Unshelved by Bill Barnes and Gene Ambaum
comic strip overdue media

Friday, March 31, 2006

Today was a nice, quiet day

to myself, with the exception of my mom and John coming up for a visit. They gave me a DVD burner for my birthday and are going to help with my car as part of that, too. We went over and had a look at the car, and it was decided that the timing chain very well could have broken (which will cost about $350, much better than having the whole engine replaced), and that it would be better to pay a little more to have it towed back home to a mechanic they know they can trust who will probably be cheaper than the ones we've dealt with here. So my little car will be going away for awhile, and I hope it will be drivable the next time I see it.

After our visit, I had them drop me off at the bank to cash my paycheque and went up to Kroger's to get a few necessities, like dog and cat food, and a little for me, too, as well as some laundry detergent. I debated on going to the library as I walked back home, seeing as I had the day free, but I decided I didn't want to walk into the library laden with all that stuff, so I came on home. Besides, I have several mysteries out from the library already, and I decided my time might be better spent reading rather than watching the DVDs I'd considered renting for a dollar a day. But I might very well go in soon and get some of the discs that go to Battlestar Galactica, for example, since I loved the old show and I'm interested in what they've done with it, and it would probably be useless for me to watch the show until I get the backstory.

Then I came home right before the rain started, and promptly fell to sleep with the gentle breeze and patter of the rain. I slept from noon until around five and felt very refreshed afterwards. I had done some cleaning before Momma and John had come, and I didn't feel like tackling the laundry just yet, so instead I curled up with the cat (who amazingly stayed out whilst they were here and let them pet him--Darius, the once invisible cat who was too skittish for anyone) and a good book--I'm reading Charlene Harris' A Bone to Pick--watched a little TV at some point, then headed back to bed for awhile when a new bit of rain came in. I do that a lot when I have a free day...get up and work for a few hours, sleep a few hours, do more work, etc. I usually wind up getting a lot accomplished but get some rest as well. But today I just focussed on getting some rest.

Now I'm enjoying the quiet of the night with thunder rumbling in the distance. Tomorrow I'll work eight hours and do some laundry besides. But for today, it's nice to just relax.

Thursday, March 30, 2006

Trying to get a handle on intelligence

Researchers have discovered that the brains of children mature differently with distinct changes in the cerebellum based on intelligence. Apparently a thinner cerebellum early on is linked with superior intelligence, which you normally wouldn't expect. Meanwhile, there is a thicker cerebellum by age 12, where growth peaks among the those with superior intelligence (as opposed to those of average intelligence, who peak at 8). Then in adolescence the cerebellum thins until by age 19 they're roughly the same regardless of intelligence. What they don't know is if children are smarter because of these changes, or if these changes take place because the child is smarter, how much of this in genetic, and how much may be associated with environmental factors. Still, it's an interesting study.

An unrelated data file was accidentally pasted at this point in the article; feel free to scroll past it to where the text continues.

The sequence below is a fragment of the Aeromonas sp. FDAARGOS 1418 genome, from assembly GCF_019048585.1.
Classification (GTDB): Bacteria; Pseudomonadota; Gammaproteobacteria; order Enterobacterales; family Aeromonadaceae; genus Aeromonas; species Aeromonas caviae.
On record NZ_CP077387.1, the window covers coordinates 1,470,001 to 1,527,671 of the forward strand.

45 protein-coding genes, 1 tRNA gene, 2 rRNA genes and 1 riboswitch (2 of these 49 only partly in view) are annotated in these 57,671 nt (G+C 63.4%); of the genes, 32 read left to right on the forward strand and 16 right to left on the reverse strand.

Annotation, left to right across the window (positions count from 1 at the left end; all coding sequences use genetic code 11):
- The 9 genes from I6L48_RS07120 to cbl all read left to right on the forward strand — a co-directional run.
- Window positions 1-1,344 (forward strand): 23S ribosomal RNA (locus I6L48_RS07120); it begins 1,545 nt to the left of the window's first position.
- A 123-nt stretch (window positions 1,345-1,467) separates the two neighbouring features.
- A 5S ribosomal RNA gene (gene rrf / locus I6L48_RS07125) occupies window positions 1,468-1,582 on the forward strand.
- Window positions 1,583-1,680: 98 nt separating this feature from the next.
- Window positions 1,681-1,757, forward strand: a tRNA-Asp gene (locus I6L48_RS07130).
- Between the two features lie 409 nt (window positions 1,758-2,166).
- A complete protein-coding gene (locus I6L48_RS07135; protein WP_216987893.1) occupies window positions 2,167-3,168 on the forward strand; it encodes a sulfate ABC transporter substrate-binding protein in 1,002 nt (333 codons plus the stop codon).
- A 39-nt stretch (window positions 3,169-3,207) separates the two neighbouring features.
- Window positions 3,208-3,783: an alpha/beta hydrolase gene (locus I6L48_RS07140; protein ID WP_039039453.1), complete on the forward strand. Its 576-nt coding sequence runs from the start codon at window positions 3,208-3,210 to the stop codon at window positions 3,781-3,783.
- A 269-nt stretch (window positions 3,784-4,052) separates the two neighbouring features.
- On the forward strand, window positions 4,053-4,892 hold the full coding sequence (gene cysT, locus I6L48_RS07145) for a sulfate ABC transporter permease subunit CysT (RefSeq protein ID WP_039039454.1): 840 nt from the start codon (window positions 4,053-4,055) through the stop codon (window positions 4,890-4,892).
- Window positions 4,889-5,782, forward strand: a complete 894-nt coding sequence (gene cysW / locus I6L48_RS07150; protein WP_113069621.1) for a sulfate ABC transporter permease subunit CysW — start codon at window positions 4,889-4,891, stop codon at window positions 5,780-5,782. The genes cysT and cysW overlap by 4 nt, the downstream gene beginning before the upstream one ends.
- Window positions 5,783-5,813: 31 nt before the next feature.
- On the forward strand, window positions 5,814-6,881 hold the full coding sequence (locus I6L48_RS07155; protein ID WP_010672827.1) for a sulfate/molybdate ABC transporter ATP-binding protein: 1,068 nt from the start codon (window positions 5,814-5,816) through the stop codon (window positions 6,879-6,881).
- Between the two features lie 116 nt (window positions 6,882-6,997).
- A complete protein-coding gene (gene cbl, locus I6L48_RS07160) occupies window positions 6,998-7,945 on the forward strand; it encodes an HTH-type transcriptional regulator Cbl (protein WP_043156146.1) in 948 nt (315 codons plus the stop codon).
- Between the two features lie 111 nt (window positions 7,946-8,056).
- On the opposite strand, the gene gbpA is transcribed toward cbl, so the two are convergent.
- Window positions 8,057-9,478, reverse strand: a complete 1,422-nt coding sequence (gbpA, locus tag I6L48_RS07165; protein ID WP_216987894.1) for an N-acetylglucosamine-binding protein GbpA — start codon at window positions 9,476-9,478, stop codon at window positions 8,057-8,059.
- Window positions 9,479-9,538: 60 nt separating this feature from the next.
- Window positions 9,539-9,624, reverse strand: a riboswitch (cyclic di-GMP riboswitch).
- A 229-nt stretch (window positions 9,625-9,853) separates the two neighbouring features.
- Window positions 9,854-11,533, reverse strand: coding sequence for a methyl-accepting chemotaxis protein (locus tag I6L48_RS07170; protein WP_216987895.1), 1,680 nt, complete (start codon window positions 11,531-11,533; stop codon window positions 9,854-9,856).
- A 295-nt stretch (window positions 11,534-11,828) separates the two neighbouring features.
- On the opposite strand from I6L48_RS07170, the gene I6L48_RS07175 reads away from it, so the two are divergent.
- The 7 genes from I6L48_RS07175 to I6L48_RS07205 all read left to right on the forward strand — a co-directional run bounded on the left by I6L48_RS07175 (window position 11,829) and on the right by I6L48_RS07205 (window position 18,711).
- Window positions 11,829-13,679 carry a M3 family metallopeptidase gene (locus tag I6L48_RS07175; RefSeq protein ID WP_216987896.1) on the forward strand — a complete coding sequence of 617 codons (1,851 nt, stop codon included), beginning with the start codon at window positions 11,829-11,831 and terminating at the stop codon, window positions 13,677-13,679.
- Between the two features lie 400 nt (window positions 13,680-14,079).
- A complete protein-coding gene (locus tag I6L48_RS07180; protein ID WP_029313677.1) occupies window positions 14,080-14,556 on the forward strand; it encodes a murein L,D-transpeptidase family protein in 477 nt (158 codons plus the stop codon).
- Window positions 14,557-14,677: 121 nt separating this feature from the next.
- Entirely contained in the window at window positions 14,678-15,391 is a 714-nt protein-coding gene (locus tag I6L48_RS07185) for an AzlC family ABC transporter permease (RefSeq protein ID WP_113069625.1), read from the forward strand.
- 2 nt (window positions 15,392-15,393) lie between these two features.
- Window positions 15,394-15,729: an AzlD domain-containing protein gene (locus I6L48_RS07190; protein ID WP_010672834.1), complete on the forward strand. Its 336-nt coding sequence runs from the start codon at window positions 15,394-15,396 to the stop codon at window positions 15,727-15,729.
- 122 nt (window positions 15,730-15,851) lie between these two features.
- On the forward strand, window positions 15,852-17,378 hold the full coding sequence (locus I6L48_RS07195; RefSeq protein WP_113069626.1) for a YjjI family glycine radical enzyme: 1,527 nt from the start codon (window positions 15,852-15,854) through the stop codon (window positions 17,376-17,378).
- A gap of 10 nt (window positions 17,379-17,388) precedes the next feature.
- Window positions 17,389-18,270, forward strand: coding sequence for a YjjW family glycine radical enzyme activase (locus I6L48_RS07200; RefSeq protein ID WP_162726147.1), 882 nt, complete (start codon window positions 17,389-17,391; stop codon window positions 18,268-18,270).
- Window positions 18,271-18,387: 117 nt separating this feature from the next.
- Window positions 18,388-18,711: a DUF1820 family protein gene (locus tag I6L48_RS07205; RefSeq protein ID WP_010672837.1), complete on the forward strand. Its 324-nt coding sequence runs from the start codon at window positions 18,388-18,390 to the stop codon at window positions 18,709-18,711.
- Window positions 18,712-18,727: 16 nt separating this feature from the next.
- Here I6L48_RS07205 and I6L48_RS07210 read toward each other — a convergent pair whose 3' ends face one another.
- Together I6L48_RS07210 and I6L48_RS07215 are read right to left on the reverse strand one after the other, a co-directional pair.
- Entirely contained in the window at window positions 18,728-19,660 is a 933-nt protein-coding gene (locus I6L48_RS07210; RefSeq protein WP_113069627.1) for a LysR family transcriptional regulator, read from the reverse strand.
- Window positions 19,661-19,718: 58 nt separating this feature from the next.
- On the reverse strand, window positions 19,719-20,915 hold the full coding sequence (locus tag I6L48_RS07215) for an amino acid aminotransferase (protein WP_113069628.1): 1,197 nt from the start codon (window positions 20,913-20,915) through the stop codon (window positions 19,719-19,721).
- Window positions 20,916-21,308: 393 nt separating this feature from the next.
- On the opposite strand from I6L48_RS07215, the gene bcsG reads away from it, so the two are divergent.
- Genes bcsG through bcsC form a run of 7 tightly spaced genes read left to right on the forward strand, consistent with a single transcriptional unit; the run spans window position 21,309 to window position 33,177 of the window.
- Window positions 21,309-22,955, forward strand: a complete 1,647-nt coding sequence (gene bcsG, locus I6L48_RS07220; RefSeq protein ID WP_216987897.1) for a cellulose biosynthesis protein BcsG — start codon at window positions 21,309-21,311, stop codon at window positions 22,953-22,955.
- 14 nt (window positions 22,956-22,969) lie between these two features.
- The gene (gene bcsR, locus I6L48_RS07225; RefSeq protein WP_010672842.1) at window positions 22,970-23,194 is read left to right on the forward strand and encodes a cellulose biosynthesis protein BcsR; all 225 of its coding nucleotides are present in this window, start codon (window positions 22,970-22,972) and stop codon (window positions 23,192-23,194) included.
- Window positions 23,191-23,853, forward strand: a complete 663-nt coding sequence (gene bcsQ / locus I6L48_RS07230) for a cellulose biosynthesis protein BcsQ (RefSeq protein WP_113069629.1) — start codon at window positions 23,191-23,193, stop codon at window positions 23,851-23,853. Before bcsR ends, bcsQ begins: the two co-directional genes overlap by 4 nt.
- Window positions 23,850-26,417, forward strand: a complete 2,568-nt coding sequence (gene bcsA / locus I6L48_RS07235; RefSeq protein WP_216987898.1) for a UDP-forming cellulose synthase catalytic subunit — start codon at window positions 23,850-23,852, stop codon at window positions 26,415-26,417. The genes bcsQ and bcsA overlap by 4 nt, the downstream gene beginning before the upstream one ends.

See the Washington Post article for details.

Something to play with

during National Library Week (April 2-8)

Quotations about Libraries and Librarians

A nifty Google trick

I learnt from that last blog.

Need to know what a word means? Go to Google, type
and then the word you want to know about. Hence, vortal's definition, for instance.

Plus, you can link to these definitions by typing:

http://www.google.com/search?hl=en&q=define%3Aword&meta= into the anchor tag.



UBC Google Scholar Blog: Google Health or Medicine - Has the Portal Craze Begun?

Electronic publishing at its effects on scholarship

Our medical library list has been discussing this and T. Scott Plutchak, editor of the Journal of the Medical Library Association has posted some musings on his blog. Check it out at:
T. Scott: The Versioning Problem

Disappointing, but a correct reading of the law

AP Wire | 03/30/2006 | Court: gays can't come to Mass. to marry

Now, there's nothing to prevent gay couples from moving to Massachusetts to marry. Frankly, for many, it would be worth it in order to finalise their committment to one another. Besides, the only way to reap the benefits of marriage is to stay in the commonwealth, right?

A little more on that story yesterday about Lexington police officers

who are being investigated for inappropriate and derogotory remarks made in a public web forum. It's important to note that 1) this seems to involve a very small number of men, 2) a fellow police officer turned them in, and 3) the majority of police officers would not abuse their power (as in one case where an officer bragged about ticketing a neighbour whose car alarm annoyed him). Two of the officers, including the one whose web postings may affect the county's case against John Michael Montgomery (the country star was recently arrested on DUI charges here in Lexington), have been relieved of the ability to make arrests, but are being paid.